Yolanda Walker at The Purple Bowl, Pink Bottom
Alvin G. Stone at His Store, Pine Apple
Gene’s Barbershop, Greensboro
The story of America is rooted in the South, in the raw, rural landscape where the past is still alive. It is a story that so many in power have desperately tried to erase, revise, whitewash, or eerily heroicize by erecting statues to traitors who legacies of violence, injustice, and oppression persist to the present day.
This is the land where those who would have the Constitution speak for all peoples launched the the Civil Rights Movement with the 1955 Montgomery Bus Boycott. It was here in Montgomery, Alabama, that Dr. Martin Luther King Jr. got his start as a pastor at the Dexter Avenue King Memorial Baptist Church, ultimately giving his life to the cause.
“Alabama, the place in these pages, my home, is not exotic,” writes Imani Perry in the preface to Andrew Moore’s new monograph Blue Alabama (Damiani). “Sometimes Alabama is a punchline, or a word used to provoke horror. I have seen pages of words and pictures filled with my birth state, an abundant canvas for the American imagination, many times—the work of artists and poets, writers and intellectuals. This prolificity is at least in part because Alabama is the imagined grounds for our national shame, a heady mix of poverty and violence: guns, lynching, beatings, and, most of all, racism. Slavery! Alabama might be the true heartland of America after all.”
It’s no stretch of the imagination to recognize this truth in the work of Walker Evans and James Agee’s Let Us Now Praise Famous Men (1941), or the writing of Dr. King, in the speeches of dreams that both conservative sand liberals quote to opposite ends. Moore’s photographs are landscapes etched in history: made in our current era but filled with silent spirits and restless ghosts. They are pools of illusion upon which the guilty project their innocence and entitlement.
Moore worked in the Alabama’s Black Belt, named for the fertile soil and the people who worked the land, which was the nation’s highest producer cotton prior to the Civil War. After the war, the land became the site for some of the worst atrocities of an apartheid state and the battlefield upon which Bull Connor unleashed his dogs on unarmed protesters.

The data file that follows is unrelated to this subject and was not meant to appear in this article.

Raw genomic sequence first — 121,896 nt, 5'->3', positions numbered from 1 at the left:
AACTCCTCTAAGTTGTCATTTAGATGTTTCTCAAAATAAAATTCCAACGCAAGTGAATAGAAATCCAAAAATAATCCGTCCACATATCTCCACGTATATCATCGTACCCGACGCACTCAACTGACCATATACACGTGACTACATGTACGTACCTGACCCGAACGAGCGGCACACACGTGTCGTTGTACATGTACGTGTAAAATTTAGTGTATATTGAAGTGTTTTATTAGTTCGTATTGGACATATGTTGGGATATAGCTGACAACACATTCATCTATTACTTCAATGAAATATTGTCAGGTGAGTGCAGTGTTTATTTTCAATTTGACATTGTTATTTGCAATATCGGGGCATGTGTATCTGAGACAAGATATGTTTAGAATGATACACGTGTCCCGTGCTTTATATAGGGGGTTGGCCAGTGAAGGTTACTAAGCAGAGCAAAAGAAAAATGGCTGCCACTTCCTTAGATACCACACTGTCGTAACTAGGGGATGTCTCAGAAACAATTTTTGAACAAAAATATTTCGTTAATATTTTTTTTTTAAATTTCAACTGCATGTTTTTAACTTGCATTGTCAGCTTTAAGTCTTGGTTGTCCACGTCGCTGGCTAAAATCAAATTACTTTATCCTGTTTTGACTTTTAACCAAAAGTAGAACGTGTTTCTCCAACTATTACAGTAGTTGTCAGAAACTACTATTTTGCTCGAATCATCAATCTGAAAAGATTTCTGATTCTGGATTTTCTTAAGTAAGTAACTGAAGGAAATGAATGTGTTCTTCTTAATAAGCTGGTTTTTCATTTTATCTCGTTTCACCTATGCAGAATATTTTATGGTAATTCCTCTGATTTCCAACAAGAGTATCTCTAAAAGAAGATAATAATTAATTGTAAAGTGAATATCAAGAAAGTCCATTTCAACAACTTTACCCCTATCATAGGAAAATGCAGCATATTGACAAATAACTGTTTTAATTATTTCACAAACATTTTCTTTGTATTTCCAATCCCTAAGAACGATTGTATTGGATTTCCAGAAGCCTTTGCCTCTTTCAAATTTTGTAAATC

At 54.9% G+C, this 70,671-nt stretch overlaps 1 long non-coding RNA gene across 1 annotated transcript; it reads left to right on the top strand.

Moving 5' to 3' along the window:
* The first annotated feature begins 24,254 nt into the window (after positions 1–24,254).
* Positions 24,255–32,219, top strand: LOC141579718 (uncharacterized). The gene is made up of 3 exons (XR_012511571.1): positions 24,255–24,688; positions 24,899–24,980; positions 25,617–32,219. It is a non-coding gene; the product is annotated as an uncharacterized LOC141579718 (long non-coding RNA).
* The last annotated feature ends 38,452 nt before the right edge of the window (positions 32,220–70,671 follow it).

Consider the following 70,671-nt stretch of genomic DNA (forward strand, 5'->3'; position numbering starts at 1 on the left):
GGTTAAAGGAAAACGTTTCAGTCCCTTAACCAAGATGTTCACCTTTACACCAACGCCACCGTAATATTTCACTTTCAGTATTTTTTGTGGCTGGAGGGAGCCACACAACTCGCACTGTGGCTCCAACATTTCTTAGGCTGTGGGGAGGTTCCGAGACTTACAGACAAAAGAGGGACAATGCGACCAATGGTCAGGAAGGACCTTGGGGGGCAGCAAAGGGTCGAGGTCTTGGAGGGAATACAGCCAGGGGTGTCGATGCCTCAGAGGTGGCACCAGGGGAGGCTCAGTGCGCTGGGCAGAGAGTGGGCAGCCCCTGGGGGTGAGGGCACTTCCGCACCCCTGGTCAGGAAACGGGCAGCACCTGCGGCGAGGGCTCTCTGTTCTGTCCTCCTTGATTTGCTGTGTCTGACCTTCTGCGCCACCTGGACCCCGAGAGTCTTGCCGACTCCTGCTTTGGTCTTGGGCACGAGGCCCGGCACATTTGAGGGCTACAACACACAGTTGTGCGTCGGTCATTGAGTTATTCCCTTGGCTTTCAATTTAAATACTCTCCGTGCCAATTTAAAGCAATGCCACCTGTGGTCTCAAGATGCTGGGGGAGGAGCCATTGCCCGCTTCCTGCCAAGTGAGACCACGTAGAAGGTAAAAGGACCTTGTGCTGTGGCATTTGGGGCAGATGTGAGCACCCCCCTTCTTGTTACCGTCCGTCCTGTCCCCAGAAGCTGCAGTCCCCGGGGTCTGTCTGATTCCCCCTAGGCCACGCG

“Even as Alabama was being portrayed as the spearpoint of white populism during the last presidential election, I felt this was a land of too much complexity, and with too many contradictions, to be written off as a solid red state,” Moore writes in the book. “What kept drawing me back to this land and its people was an encounter with, and recognition of, that ‘deep history’ which resides in the humblest of settings.”
Conscious of the existing images of the South, Moore set forth to portray a community of resilient, defiant, creative individuals who have persevered despite the poverty, oppression, and disenfranchisement foisted upon them year after year.
“I fully embraced my role as a listener at history’s doorstep, and was soul-struck by the forthrightness and candor of those conversations, which have given me both an appreciation of the extraordinary courage of the Civil Rights Movement as well as a great hopefulness for the future,” Moore writes. “For, as the Rev. Dr. Martin Luther King Jr. constantly preached, ‘When we free ourselves, Black people will free the white people, too.’”
It’s fair to say this is not Black folks’ burden to bear. Each one, teach one so that they may do for self. Liberation lies in radical responsibility, accountability, and integrity — the foundation of which is allegiance to truth, justice, and sacrifice. We will not get free until all Americans choose to forsake lies and delusions foisted upon us by those who have harmed generations of innocent people across this nation.
Annie Kornegay and the Garden of the Two-Headed Priest, Perryville
Eliza Bonner and Her Brother Cornell Jenkins at Momma’s Old House, Snow Hill
Girl in Green at Westwood, Uniontown
Grounds of Snow Hill Institute, Snow Hill
All images: © Andrew Moore, from Blue Alabama